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Seeking Professional Help

There are resources and supports services available to help you determine how and when to seek professional help for yourself, for a friend, or family member with a mental health issue. It’s also important to know your rights under The Mental Health Services Act.

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1. How and When to Seek Professional Help

In general, it is a good idea to seek professional help for a mental health problem when:

  • A symptom becomes severe or disruptive;
  • A symptom becomes a continuous or permanent pattern of behaviour and does not respond to self-care;
  • Symptoms become numerous, affect all areas of your life, and do not respond to self-care or communication efforts;
  • You feel out of control, extremely anxious or deeply depressed; or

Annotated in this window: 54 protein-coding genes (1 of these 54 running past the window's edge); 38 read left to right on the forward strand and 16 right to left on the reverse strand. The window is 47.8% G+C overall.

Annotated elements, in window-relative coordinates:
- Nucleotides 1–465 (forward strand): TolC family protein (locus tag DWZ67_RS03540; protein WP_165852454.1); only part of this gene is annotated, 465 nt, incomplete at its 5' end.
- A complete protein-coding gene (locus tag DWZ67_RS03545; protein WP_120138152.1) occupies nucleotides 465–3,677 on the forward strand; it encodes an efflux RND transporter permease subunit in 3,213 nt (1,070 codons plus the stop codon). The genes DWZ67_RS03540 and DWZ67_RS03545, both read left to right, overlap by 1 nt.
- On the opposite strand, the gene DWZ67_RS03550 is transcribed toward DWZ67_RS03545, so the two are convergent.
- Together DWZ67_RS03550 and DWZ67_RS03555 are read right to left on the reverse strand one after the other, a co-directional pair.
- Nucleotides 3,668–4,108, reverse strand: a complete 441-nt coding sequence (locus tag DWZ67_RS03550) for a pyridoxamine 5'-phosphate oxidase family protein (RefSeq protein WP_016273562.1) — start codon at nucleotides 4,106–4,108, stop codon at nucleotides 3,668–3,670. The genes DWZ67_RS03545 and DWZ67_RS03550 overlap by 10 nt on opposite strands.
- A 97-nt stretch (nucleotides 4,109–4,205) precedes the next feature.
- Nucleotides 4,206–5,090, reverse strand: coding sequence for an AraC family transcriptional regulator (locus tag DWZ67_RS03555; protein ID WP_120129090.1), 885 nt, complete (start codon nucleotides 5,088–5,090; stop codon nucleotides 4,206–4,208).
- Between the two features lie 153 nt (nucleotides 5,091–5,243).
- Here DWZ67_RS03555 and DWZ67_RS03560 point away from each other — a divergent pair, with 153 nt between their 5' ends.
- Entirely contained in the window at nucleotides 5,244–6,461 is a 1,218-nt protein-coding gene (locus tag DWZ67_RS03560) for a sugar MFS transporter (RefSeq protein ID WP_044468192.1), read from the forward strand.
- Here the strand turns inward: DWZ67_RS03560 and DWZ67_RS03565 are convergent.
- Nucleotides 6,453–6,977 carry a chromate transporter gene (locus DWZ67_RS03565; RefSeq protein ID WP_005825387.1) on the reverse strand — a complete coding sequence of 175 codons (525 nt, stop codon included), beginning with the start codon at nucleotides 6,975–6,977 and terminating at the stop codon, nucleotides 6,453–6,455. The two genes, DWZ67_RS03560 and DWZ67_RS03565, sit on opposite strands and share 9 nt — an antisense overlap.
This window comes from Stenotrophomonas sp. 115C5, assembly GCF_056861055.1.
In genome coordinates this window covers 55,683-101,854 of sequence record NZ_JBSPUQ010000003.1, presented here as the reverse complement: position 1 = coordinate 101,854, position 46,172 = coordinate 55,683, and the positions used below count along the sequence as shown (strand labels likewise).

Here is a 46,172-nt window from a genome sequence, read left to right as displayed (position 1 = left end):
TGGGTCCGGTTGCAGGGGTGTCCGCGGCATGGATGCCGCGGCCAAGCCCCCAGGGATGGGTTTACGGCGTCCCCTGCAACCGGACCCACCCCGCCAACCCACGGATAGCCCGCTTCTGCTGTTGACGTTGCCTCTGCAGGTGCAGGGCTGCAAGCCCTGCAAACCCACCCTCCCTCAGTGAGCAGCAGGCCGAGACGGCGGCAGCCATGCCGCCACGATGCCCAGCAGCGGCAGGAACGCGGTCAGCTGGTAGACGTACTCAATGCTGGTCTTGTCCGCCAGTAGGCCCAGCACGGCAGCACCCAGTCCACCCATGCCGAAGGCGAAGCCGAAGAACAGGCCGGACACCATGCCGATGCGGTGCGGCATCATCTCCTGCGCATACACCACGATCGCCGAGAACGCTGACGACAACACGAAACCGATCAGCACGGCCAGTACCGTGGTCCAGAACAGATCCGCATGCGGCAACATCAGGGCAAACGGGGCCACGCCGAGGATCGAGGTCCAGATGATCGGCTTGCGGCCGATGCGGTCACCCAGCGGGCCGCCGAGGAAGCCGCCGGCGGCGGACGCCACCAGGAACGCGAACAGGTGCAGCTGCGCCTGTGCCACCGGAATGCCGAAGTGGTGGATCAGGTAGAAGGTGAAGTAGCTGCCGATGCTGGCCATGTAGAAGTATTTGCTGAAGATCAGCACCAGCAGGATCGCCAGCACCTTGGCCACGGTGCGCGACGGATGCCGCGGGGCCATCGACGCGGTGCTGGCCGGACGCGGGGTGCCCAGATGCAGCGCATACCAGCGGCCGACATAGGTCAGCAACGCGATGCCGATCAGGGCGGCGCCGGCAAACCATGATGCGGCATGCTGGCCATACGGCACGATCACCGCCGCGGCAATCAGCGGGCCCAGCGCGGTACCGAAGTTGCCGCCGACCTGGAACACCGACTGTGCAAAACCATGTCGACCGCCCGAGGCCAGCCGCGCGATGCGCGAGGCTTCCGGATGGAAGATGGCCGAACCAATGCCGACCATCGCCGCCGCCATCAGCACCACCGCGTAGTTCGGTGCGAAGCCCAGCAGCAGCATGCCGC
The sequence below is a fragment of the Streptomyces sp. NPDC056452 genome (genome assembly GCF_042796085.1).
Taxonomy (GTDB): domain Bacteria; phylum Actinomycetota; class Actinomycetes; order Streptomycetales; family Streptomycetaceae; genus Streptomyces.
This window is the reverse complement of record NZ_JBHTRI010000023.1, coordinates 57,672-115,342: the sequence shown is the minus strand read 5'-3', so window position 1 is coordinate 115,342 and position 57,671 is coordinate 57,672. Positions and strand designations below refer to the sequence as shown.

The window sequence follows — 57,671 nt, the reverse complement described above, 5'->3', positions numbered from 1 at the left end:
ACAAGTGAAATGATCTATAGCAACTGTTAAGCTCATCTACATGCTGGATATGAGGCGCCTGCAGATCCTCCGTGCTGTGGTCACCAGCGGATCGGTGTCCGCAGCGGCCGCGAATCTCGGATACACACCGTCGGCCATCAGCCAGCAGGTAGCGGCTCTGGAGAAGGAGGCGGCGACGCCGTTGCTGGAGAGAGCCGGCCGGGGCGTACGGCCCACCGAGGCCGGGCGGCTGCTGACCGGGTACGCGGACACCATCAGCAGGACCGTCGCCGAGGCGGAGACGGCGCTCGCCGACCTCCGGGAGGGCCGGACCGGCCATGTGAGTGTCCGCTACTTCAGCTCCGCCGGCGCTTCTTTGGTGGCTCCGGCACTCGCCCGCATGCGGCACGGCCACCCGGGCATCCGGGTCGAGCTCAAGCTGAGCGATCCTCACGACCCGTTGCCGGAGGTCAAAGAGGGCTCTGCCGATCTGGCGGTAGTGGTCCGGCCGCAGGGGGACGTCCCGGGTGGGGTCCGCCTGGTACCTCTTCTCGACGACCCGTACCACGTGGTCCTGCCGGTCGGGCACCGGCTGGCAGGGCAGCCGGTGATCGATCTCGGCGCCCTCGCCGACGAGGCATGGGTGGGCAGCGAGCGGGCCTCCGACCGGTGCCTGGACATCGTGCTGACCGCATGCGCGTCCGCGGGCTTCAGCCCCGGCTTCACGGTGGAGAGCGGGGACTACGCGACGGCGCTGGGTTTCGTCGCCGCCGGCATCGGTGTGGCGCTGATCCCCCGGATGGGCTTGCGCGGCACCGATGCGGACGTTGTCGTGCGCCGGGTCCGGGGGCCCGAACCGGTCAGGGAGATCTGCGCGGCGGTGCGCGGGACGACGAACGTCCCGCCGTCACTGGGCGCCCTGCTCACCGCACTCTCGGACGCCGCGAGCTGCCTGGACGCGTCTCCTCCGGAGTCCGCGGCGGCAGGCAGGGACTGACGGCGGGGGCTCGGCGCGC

• You are thinking about hurting yourself or someone else.

How to help a family member or friend who doesn’t realize he/she needs help

Emergencies

  • Contact their family physician;
  • Contact your mental health clinic;
  • Call HealthLine at 811; or
  • Call 911 if someone is at risk of harming themselves or others.

After-hours

  • Contact your mental health clinic;
  • Call HealthLine at 811; or
  • Call 911 if someone is at risk of harming themselves or others.
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3. Personal Rights and Mental Health

Section 15 of the Canadian Charter of Rights and Freedoms says people must be treated as equal. That means no one is allowed to discriminate against you for any reason, including a mental disability.

  • People must take your ability into account.
  • They must treat you fairly and equally.
  • Mental health services must be provided with the same consideration for all people.

Agreeing to Receive Mental Health Services